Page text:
Nerio plays piano, timbales, bongo, bells and guiro but it is his work on the vibes that stands out. His piano work is inspired and creates a stunning backdrop for his playing of the vibraphone.
He cites his great influences as Tito Puente and Mongo Santamaria and as true as that is, there is no hint of derivation in his own playing and composing. Nerio frames his work in classic mambo but makes his own music.
From the opening track entitled “Mas Cambio” Nerio offers the layered treat of his piano/vibes with extraordinary support from David Pinto on bass and Jim Burr on trombone. Michael Browne’s alto sax is introduced at the midway point of the track with Jack Gruber’s congas have kept a cool support throughout the piece. Everyone gets exposure early on in this album.
“Federico’s Tumbao” is a showcase for Nerio’s piano. In the context of this song, another Nerio original like all the songs on the album, a “tumbao” is a piano “guajeo.” In Cuban music the “guajeo” is an ostinato melody comprised of arpeggiated chords and often in a syncopated pattern. Nerio takes the form into creative directions, giving full voice to piano and vibes.
“Love Never Dies” may be the most emotionally rewarding track of the album. The piano is moving and rich. There is heartbreak and joy intertwined in this piece and the pendulum between them swings quickly from one to the other. It is not confusing or hectic; it is representative.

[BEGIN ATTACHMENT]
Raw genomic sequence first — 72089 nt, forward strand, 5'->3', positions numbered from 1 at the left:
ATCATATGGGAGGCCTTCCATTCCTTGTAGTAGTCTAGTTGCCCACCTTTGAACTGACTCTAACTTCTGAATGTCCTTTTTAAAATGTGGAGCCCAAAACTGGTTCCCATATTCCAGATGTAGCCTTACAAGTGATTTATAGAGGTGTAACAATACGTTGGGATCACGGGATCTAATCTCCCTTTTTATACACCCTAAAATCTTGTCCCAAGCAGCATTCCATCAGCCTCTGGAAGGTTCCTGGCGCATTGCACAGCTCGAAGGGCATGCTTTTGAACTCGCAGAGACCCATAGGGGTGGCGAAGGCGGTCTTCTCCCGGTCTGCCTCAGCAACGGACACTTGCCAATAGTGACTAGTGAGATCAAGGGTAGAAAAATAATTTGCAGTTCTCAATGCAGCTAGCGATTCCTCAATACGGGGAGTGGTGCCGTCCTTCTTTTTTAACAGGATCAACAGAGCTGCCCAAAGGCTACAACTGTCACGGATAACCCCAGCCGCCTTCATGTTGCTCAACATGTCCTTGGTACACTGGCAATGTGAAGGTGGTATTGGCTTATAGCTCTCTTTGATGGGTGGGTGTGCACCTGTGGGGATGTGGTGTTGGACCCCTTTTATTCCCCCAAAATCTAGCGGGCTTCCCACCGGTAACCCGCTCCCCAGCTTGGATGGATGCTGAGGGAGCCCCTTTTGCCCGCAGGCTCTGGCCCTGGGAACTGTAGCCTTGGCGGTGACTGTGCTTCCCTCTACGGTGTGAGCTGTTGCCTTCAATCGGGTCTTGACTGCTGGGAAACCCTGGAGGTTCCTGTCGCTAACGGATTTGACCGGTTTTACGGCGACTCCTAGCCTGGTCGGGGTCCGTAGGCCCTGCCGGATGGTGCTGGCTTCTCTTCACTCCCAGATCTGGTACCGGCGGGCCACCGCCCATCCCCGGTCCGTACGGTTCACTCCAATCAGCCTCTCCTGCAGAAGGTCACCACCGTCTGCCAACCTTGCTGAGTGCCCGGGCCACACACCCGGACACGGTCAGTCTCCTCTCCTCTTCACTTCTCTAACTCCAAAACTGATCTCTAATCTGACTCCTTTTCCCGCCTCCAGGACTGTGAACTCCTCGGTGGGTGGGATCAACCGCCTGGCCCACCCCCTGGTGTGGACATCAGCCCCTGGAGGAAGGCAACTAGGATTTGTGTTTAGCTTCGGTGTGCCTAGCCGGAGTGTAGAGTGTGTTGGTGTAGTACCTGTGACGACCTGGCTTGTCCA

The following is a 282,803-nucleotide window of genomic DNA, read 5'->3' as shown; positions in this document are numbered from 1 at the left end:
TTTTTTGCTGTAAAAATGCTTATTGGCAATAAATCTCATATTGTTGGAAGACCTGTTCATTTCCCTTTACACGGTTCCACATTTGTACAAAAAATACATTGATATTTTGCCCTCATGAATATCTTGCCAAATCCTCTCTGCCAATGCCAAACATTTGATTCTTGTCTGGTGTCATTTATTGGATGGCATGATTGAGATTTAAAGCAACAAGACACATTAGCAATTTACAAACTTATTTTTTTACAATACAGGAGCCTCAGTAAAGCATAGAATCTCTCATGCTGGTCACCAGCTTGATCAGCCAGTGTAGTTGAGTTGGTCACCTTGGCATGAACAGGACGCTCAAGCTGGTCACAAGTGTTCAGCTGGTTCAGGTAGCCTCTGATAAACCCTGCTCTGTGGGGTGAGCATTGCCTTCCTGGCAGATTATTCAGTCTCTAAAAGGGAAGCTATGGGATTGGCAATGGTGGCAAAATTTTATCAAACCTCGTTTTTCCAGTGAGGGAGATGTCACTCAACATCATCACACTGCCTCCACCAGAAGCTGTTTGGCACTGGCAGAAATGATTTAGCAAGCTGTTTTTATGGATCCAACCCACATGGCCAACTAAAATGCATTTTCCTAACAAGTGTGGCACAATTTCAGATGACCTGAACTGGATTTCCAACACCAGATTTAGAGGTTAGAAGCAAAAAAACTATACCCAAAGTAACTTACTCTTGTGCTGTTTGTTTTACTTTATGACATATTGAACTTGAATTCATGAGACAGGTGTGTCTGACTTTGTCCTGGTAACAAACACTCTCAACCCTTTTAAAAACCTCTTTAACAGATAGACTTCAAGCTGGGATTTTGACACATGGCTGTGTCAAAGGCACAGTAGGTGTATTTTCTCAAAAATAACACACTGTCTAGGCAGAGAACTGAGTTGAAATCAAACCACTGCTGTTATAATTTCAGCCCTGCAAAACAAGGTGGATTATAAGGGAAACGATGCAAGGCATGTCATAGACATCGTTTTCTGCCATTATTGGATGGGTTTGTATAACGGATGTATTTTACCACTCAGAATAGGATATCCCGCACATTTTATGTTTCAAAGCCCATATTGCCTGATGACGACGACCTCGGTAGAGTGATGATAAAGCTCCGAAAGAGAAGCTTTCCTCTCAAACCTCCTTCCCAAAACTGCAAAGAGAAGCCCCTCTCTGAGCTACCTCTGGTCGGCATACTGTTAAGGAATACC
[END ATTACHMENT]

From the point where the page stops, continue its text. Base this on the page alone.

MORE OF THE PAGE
“Thinking About You” is pure excitement. Uplifting and energetic, it speaks of the joy of love’s contemplation. Guiro, congas and bass create a pulsating groove that is worth hearing again and again.
Beginning with “My Lover” and continuing through “Loving You” into “Guabopcity” and partially in “Bonita Linda” Nerio takes on the vocals. His breathless intonation is emotional, as well, but it there is a sub-current of playfulness and fun that is unexpected. The tracks are slow and revealing but create a great gateway into the final track “La Descarga.”
La Descarga is a rum club at 1159 North Western Avenue in Los Angeles. It has been called “the hottest spot west of Havana” and the song is as hot as the club.
All the musicians are given the spotlight again to close out the album. The rhythm section grooves and Pinto’s bass gets special attention again. It is a superb ending to a fun album.
The cool side of mambo is on full display in “The Mambo Jazz Connection.” The musicians picked by Nerio play it just that way. Cool.